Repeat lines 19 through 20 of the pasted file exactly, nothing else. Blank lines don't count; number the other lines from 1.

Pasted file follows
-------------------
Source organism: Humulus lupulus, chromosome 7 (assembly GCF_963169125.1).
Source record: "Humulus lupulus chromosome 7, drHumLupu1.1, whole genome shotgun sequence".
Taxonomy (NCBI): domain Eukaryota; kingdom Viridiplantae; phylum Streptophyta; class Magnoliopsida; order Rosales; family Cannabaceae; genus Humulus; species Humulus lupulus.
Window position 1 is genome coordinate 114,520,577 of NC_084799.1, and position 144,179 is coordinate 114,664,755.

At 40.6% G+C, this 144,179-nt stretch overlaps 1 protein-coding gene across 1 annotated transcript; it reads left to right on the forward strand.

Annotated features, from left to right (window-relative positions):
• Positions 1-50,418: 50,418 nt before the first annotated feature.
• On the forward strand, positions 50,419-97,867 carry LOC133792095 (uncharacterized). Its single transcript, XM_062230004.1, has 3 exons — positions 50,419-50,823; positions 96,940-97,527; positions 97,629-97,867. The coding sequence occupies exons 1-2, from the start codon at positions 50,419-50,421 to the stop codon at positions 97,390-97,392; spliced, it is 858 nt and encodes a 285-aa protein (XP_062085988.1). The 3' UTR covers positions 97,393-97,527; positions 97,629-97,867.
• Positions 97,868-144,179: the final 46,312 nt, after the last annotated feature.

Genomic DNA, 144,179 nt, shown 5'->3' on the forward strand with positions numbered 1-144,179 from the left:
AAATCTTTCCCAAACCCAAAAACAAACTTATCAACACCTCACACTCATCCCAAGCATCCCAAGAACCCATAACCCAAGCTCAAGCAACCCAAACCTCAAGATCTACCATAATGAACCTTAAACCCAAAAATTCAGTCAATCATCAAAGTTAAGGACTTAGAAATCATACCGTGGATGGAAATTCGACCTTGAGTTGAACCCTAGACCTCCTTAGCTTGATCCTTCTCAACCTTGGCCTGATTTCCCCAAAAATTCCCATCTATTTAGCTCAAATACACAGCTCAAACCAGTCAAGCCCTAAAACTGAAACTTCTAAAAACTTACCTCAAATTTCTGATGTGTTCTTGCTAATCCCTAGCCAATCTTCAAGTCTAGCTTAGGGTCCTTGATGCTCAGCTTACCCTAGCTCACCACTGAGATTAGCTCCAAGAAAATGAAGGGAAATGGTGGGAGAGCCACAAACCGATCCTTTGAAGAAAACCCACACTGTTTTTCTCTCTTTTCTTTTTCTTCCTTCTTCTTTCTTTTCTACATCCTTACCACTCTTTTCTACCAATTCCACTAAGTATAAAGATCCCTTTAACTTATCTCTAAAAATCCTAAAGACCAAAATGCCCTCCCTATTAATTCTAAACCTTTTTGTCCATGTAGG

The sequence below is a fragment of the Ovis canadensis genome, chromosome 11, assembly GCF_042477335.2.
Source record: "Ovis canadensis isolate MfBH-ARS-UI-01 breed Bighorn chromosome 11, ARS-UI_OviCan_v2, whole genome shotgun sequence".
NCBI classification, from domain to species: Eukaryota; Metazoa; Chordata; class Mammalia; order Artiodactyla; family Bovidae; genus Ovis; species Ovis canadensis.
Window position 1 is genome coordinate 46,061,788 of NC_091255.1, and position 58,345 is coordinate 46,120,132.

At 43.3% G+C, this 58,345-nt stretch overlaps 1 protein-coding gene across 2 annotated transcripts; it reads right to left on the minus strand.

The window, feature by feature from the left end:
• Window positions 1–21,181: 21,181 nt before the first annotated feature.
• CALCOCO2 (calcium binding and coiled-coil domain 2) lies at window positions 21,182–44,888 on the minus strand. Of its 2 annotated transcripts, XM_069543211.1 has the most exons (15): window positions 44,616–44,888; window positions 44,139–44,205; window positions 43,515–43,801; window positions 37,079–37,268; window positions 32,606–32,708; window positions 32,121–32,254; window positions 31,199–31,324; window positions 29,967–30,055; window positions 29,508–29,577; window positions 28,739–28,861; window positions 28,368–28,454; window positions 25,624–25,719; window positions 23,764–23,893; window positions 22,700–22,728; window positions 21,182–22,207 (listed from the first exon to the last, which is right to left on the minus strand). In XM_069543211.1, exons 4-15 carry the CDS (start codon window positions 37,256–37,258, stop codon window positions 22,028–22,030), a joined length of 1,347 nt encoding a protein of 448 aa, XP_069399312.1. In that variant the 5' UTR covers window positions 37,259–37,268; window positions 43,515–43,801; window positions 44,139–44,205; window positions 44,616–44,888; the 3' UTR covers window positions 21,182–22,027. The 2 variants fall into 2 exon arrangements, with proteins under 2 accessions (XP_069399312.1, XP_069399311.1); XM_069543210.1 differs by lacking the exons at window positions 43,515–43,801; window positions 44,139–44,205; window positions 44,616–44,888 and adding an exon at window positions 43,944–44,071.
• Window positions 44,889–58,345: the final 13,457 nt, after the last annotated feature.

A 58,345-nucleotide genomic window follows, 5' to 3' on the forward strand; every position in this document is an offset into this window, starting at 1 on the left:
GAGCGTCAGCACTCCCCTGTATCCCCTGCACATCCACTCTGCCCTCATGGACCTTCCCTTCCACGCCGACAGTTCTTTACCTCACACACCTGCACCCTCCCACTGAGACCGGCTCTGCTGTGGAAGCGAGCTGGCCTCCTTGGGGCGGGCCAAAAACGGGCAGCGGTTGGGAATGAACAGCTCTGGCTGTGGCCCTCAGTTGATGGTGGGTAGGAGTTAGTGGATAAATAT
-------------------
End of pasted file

• CALCOCO2 (calcium binding and coiled-coil domain 2) lies at window positions 21,182–44,888 on the minus strand. Of its 2 annotated transcripts, XM_069543211.1 has the most exons (15): window positions 44,616–44,888; window positions 44,139–44,205; window positions 43,515–43,801; window positions 37,079–37,268; window positions 32,606–32,708; window positions 32,121–32,254; window positions 31,199–31,324; window positions 29,967–30,055; window positions 29,508–29,577; window positions 28,739–28,861; window positions 28,368–28,454; window positions 25,624–25,719; window positions 23,764–23,893; window positions 22,700–22,728; window positions 21,182–22,207 (listed from the first exon to the last, which is right to left on the minus strand). In XM_069543211.1, exons 4-15 carry the CDS (start codon window positions 37,256–37,258, stop codon window positions 22,028–22,030), a joined length of 1,347 nt encoding a protein of 448 aa, XP_069399312.1. In that variant the 5' UTR covers window positions 37,259–37,268; window positions 43,515–43,801; window positions 44,139–44,205; window positions 44,616–44,888; the 3' UTR covers window positions 21,182–22,027. The 2 variants fall into 2 exon arrangements, with proteins under 2 accessions (XP_069399312.1, XP_069399311.1); XM_069543210.1 differs by lacking the exons at window positions 43,515–43,801; window positions 44,139–44,205; window positions 44,616–44,888 and adding an exon at window positions 43,944–44,071.
• Window positions 44,889–58,345: the final 13,457 nt, after the last annotated feature.